Fort St. John cannabis retailers not getting a fair chance

Re: 'Fort St. John considers fifth cannabis store approval as licence delays mount,' Alaska Highway News, July 18, 2019

We are aware that there was a job fair for the B.C. Cannabis Store location to open in Fort Saint John.

This really disappoints us over at Glory, as we feel we have not been given a fair chance to enter this industry. It is a huge investment with many moving parts to it and we have constantly been faced with more and more red tape.

The provincial government indeed has a burdensome amount of applications to process, and for that we cannot be upset. However, it is quite likely and apparent that they will ensure the success of their corporate stores before that of a private retailer here in FSJ.

We are currently undergoing an extensive fit and proper analysis that spans further than just the immediate associates of our company. The LCRB reserves their right to request further information should the manager not be satisfied or if he/she requests further information regarding the financial integrity of associates of an applicant. This was the case in our situation and has resulted in background checks on the families of our leadership body and investors.

We at Glory agree that there should be the highest level of safety and security involved in this heavily regulated industry. There should be a great deal of due diligence put forth in the investigation of candidates, and we have been extremely cooperative with the LCRB as they have done so in our case.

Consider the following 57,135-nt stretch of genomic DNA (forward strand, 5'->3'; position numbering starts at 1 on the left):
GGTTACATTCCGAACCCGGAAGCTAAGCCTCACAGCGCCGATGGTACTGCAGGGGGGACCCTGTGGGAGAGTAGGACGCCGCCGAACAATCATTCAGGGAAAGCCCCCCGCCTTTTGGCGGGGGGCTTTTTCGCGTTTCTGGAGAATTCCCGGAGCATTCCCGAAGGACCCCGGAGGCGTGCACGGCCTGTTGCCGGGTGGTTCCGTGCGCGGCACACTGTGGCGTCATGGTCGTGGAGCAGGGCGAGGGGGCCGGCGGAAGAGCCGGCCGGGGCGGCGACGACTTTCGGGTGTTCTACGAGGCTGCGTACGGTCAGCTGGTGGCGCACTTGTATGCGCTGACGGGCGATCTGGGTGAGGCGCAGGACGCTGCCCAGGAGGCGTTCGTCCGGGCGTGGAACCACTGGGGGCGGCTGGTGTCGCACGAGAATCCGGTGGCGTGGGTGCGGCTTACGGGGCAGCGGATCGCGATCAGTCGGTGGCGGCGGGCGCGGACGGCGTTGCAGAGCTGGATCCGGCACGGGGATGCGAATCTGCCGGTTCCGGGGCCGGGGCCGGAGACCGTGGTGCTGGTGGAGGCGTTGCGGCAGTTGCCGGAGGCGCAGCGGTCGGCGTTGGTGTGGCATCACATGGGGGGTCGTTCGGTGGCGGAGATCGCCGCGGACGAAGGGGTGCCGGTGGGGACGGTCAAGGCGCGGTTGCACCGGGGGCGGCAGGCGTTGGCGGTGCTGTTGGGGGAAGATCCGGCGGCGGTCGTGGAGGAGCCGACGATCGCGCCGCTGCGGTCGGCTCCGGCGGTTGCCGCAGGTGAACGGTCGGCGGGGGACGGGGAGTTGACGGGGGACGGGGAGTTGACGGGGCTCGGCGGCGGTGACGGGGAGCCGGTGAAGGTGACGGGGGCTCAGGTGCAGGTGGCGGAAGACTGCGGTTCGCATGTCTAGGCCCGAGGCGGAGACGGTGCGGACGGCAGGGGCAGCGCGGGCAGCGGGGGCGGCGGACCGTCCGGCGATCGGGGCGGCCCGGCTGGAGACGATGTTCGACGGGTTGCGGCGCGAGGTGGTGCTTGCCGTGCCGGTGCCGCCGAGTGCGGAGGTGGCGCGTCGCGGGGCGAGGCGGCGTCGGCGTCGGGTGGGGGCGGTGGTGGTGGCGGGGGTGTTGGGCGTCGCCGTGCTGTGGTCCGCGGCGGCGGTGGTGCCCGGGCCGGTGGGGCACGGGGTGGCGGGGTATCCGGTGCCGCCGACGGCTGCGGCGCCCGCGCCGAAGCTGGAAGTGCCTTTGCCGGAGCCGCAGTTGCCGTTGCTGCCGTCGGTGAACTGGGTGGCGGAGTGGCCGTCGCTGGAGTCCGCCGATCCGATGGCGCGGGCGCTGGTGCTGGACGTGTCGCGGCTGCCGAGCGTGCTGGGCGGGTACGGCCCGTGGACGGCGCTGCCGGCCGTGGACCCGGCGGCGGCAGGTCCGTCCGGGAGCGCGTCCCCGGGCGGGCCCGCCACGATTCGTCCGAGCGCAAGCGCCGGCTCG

On another level, we as a company are dismayed at the ongoing expense that we have continued to incur throughout this process. Nearly a year after the federal legalization of cannabis, each province has exceeded the number of legal retail outlets currently open in British Columbia. Provinces such as Alberta and Ontario have opened their applications up and allotted for additional stores after a successful first wave over the past 9 months, with Alberta pledging 10 additional retail licenses and Ontario an additional 25 licenses.

We believe that there is much to be said about the process in B.C., and the provincial government should really focus on tried systems already in place in Alberta, Saskatchewan, Ontario, and Newfoundland. There are too many small and medium-sized business that have been stalled for reasons that have no affect on the operation of this type of business, and the onus for safety and security of the industry placed on their backs instead of that of the municipalities that are to receive a share of revenues generated by responsible retailers across the country.

Regardless of the process, we will continue to stay strong and appreciate the widespread support for local cannabis retailers in Fort Saint John, and we, as members of the community we intend to serve, hope the words of our people do not go unheard.

— Sheldon A. James, co-founder and chief financial officer, Glory Cannabis Company

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